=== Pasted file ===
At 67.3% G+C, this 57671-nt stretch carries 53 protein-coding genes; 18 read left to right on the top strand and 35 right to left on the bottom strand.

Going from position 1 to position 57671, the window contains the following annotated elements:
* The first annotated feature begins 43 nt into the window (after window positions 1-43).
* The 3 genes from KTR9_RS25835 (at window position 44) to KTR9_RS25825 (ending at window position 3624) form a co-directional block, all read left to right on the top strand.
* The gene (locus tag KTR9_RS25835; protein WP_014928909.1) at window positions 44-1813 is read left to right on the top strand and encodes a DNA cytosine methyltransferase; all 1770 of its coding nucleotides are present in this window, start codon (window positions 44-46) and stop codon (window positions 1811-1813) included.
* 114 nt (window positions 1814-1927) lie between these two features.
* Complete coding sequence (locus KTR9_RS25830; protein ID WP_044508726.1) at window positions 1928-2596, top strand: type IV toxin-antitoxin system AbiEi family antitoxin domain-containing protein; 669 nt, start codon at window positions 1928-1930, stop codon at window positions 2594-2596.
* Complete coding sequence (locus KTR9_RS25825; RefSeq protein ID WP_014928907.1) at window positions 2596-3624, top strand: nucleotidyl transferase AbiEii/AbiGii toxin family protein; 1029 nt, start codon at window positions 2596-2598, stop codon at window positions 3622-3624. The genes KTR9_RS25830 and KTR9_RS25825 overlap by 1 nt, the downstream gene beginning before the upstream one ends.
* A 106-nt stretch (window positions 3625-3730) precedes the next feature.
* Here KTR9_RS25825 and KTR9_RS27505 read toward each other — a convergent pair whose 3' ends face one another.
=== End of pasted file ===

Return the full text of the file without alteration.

At 67.3% G+C, this 57671-nt stretch carries 53 protein-coding genes; 18 read left to right on the top strand and 35 right to left on the bottom strand.

Going from position 1 to position 57671, the window contains the following annotated elements:
* The first annotated feature begins 43 nt into the window (after window positions 1-43).
* The 3 genes from KTR9_RS25835 (at window position 44) to KTR9_RS25825 (ending at window position 3624) form a co-directional block, all read left to right on the top strand.
* The gene (locus tag KTR9_RS25835; protein WP_014928909.1) at window positions 44-1813 is read left to right on the top strand and encodes a DNA cytosine methyltransferase; all 1770 of its coding nucleotides are present in this window, start codon (window positions 44-46) and stop codon (window positions 1811-1813) included.
* 114 nt (window positions 1814-1927) lie between these two features.
* Complete coding sequence (locus KTR9_RS25830; protein ID WP_044508726.1) at window positions 1928-2596, top strand: type IV toxin-antitoxin system AbiEi family antitoxin domain-containing protein; 669 nt, start codon at window positions 1928-1930, stop codon at window positions 2594-2596.
* Complete coding sequence (locus KTR9_RS25825; RefSeq protein ID WP_014928907.1) at window positions 2596-3624, top strand: nucleotidyl transferase AbiEii/AbiGii toxin family protein; 1029 nt, start codon at window positions 2596-2598, stop codon at window positions 3622-3624. The genes KTR9_RS25830 and KTR9_RS25825 overlap by 1 nt, the downstream gene beginning before the upstream one ends.
* A 106-nt stretch (window positions 3625-3730) precedes the next feature.
* Here KTR9_RS25825 and KTR9_RS27505 read toward each other — a convergent pair whose 3' ends face one another.